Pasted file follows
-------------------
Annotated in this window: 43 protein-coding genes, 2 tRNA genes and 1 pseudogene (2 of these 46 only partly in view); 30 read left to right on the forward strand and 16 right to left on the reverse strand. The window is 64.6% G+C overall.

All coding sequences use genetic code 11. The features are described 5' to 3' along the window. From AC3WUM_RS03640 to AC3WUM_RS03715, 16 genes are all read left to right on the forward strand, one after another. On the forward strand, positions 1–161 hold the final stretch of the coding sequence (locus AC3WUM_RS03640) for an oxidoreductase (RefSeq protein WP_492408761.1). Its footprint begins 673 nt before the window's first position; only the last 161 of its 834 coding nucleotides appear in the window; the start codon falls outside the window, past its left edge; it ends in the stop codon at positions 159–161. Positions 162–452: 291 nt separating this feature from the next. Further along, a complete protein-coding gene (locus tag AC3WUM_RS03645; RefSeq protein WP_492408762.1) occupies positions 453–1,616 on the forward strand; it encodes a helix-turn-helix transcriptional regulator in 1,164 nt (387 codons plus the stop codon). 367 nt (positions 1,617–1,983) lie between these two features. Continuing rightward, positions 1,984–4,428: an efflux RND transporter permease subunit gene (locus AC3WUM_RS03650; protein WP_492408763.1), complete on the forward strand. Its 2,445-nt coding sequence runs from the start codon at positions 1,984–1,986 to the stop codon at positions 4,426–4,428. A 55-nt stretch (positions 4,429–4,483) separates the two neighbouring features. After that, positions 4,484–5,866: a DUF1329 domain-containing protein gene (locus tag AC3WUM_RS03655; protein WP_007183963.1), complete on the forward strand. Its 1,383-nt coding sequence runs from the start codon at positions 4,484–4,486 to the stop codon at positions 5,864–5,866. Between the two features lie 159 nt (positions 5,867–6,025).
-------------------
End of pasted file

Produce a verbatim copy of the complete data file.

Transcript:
Annotated in this window: 43 protein-coding genes, 2 tRNA genes and 1 pseudogene (2 of these 46 only partly in view); 30 read left to right on the forward strand and 16 right to left on the reverse strand. The window is 64.6% G+C overall.

All coding sequences use genetic code 11. The features are described 5' to 3' along the window. From AC3WUM_RS03640 to AC3WUM_RS03715, 16 genes are all read left to right on the forward strand, one after another. On the forward strand, positions 1–161 hold the final stretch of the coding sequence (locus AC3WUM_RS03640) for an oxidoreductase (RefSeq protein WP_492408761.1). Its footprint begins 673 nt before the window's first position; only the last 161 of its 834 coding nucleotides appear in the window; the start codon falls outside the window, past its left edge; it ends in the stop codon at positions 159–161. Positions 162–452: 291 nt separating this feature from the next. Further along, a complete protein-coding gene (locus tag AC3WUM_RS03645; RefSeq protein WP_492408762.1) occupies positions 453–1,616 on the forward strand; it encodes a helix-turn-helix transcriptional regulator in 1,164 nt (387 codons plus the stop codon). 367 nt (positions 1,617–1,983) lie between these two features. Continuing rightward, positions 1,984–4,428: an efflux RND transporter permease subunit gene (locus AC3WUM_RS03650; protein WP_492408763.1), complete on the forward strand. Its 2,445-nt coding sequence runs from the start codon at positions 1,984–1,986 to the stop codon at positions 4,426–4,428. A 55-nt stretch (positions 4,429–4,483) separates the two neighbouring features. After that, positions 4,484–5,866: a DUF1329 domain-containing protein gene (locus tag AC3WUM_RS03655; protein WP_007183963.1), complete on the forward strand. Its 1,383-nt coding sequence runs from the start codon at positions 4,484–4,486 to the stop codon at positions 5,864–5,866. Between the two features lie 159 nt (positions 5,867–6,025).